“All About Circuits” Seminar Continues February 24

All About Circuits is a comprehensive electronics industry website, featuring a free six-volume online textbook about electronic circuits. Volume Six is devoted to projects and experiments, tied closely to the material in the preceding volumes. HacDC members have begun a joint seminar project to work through these projects in HacDC’s workspace, one by one, in the order they appear in the textbook. Anyone interested in participating in these learn-by-doing exercises is welcome to join in.

In our first two sessions we learned how to use each function of a multimeter, and made simple circuits using a breadboard and a terminal strip. On February 24 will move on to “Ohm’s Law” and “Nonlinear Resistance.” Though not required, you will get more out of the session if you can read the relevant sections from Volume 1 (accessible through the links above) in advance.

The session will run from 7:00-8:30pm. If we don’t finish the experiments mentioned here, we will pick up where we left off the following week.

Parts and equipment to complete at least one copy of each experiment will be provided at the space. If you would like to bring your own multimeter or other equipment you are welcome to do so.

Tech Circus @ Dupont Underground hosted by HacDC

May 16th, HacDC will be taking over DuPont underground! Join us for demonstrations of DIY technology including 3D printing and VR, and meet hackers and makers from around the DC area.

When: Thursday, May 16
Where: Dupont Underground
19 Dupont Circle NW (entrance near Starbucks)
Washington DC 20023

Send an email to email hidden; JavaScript is required if you would like to participate..

A brief history of Free Geek Arkansas by Julia

The following was posted by Julia to our Blabber email list.

It was arkansas. FreeGeek Arkansas. It started with a board, structured similar to HacDC’s, out of the president’s garage. It had a different guiding principal, as the goal was to educate the public, provide machinery to the public(reuse), and recycle whatever the public would drag in. We ran a “build three, take one home” program, providing all of the education and training to build the machines. To grow, our president found us a nice space (4000 square feet, on the town square!), but became overwhelmed by the organization growing. He, and many of the board members started getting hired away, and having to leave because of the recession. I was left, as treasurer, with a mostly idle board. We became tiny, organizationally, and unlike myself, almost no-one could use a soldering iron. Seeing the need for skills training, i set up my first classes, to train our board and volunteers in how to repair PCs. I set up a motherboard reworking station, and proceeded to replace the capacitors on thousands of boards, creating more machines for the public. I even got good at reflowing RAM sticks, and built a few generations of 3D printers there. The place did not run on a membership model, instead making money from donations, given to us by the public for fixing their gear. I paid the rent myself for many years, until finally getting the place to break even, and even get a $25K grant, shortly before I left.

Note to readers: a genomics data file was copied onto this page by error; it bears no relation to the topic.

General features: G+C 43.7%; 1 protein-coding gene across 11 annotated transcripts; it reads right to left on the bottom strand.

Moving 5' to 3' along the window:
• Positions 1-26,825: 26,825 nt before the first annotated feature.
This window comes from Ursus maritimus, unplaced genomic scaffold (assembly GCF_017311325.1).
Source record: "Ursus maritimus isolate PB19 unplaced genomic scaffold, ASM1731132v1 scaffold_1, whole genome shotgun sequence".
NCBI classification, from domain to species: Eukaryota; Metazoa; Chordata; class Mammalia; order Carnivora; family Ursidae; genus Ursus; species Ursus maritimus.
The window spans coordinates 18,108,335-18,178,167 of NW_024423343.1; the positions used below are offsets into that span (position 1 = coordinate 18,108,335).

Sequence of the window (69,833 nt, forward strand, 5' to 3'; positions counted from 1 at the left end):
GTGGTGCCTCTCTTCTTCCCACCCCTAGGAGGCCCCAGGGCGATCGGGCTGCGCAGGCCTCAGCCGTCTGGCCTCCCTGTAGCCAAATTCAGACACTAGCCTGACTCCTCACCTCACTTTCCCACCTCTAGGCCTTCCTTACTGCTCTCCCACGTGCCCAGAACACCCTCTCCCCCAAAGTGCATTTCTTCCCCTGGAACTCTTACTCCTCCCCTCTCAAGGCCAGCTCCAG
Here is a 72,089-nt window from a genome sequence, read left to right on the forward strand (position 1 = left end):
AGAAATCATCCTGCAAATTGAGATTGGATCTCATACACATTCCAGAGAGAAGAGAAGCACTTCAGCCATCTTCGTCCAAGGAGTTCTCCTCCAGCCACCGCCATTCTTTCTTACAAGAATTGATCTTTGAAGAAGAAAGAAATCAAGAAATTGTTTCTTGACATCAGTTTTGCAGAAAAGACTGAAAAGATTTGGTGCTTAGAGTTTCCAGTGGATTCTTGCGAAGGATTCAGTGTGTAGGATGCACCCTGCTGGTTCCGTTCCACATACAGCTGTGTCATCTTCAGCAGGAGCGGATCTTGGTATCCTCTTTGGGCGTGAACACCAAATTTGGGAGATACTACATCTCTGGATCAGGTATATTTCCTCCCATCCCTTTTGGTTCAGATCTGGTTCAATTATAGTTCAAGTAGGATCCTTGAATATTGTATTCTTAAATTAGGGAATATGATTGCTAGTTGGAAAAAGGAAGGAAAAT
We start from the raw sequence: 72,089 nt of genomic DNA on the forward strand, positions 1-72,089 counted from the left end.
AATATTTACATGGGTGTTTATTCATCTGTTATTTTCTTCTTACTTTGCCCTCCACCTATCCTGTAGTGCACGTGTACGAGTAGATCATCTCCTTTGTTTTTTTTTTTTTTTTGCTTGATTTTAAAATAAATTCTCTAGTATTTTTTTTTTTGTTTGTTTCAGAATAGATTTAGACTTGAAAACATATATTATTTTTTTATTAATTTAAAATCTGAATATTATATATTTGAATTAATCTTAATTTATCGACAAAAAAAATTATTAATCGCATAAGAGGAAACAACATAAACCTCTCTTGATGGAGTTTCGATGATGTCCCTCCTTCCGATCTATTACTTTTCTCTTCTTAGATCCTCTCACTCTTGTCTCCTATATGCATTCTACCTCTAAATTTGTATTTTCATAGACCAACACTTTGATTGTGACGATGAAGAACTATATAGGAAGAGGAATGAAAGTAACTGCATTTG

I miss many of the people there. My mother, and my father both started volunteering there, which personally is the only time me and my father bonded over anything. He served by helping me teach others to build machines, and providing access control to the high value equipment that would frequently ‘walk off’. My mother ran a small thrift store in the front of the facility with any of the excess machines we built. Nonprofits were allowed to basically roam and pillage anything they needed, that we did not have an organizational need to have.

We had our share of heroes, villans, and misguided individuals. It was one of the most rewarding experiences of my life.
Volunteer at your local hackerspace, folks.

Julia Longtin

Free Geek Arkansas today can be found here:

History of the Maker Movement

The Hackers On Planet Earth 2018 conference (HOPE) hosted a panel discussion on the history of the maker movement. It’s worth listening to and seeing what common origins and challenges hackerspaces throughout the US share even today. Around 25:50 you’ll hear Mitch Altman talk about the original three US hackerspaces started in 2007-2008, Noisebridge in San Francisco, NYC Resistor in New York, and HacDC. Hat-tip to Alberto for the link.